Loretta and I are fascinated by historical automata – those elaborate wonders of clockwork mechanics from the 18th and 19th centuries. (Long-time readers of this blog will recall the Silver Swan, still swimming after more than 200 hundred years, and the twin Golden Elephants with the spinning rubies, as well as this description from La Belle Assemblee.) Automata represented the highest levels of ingenuity, craftsmanship, and imagination, and are as amazing today in the digital age as they must have been to their earlier audiences. They were favorites of royalty, extravagant toys for the king, queen, or emperor who truly did have everything.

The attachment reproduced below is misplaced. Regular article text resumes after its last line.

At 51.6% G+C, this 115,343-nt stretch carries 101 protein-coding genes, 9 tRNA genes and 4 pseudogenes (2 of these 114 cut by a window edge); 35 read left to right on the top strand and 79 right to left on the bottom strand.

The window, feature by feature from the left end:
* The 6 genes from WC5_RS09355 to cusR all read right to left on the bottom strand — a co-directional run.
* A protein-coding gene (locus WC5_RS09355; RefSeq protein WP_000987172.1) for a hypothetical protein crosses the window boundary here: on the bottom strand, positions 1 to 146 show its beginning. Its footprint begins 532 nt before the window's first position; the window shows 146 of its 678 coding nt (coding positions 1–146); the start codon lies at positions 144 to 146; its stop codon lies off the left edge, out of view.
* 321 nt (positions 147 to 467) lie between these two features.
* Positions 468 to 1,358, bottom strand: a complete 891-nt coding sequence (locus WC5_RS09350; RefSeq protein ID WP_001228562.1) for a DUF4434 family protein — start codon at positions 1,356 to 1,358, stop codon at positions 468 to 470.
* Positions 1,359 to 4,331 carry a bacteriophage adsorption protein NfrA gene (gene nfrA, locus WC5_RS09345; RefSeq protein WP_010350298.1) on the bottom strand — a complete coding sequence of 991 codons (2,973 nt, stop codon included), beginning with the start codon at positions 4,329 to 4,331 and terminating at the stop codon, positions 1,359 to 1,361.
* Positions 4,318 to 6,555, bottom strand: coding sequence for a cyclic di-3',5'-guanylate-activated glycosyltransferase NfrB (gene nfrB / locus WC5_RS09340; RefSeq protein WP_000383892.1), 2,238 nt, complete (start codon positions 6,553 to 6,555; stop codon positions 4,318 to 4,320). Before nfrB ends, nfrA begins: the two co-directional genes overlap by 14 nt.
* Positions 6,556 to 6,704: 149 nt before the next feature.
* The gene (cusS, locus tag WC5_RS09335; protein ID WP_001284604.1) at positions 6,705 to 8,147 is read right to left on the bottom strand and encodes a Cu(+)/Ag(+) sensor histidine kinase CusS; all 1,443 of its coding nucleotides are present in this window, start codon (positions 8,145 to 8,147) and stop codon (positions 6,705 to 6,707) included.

This elegant lady – known as La Joueuse de tympanon (The Dulcimer Player) – is a stunningly beautiful example. Made in Germany by clockmaker Peter Kintzing and cabinetmaker David Roentgen, this automaton was presented to Queen Marie-Antoinette in 1785. The queen was enchanted, bought the piece at once, and had it placed in the Academy of Science.
I know the little dulcimer-player is only painted clockwork, but when she turns her head with that little side-long glance, I can't keep from thinking of everything she's seen in her long, long life. . . .
There’s a big difference in how we use history. But we’re equally nuts about it. To us, the everyday details of life in the past are things to talk about, ponder, make fun of -- much in the way normal people talk about their favorite reality show.
We talk about who’s wearing what and who’s sleeping with whom. We try to sort out rumor or myth from fact. We thought there must be at least three other people out there who think history’s fascinating and fun, too. This blog is for them.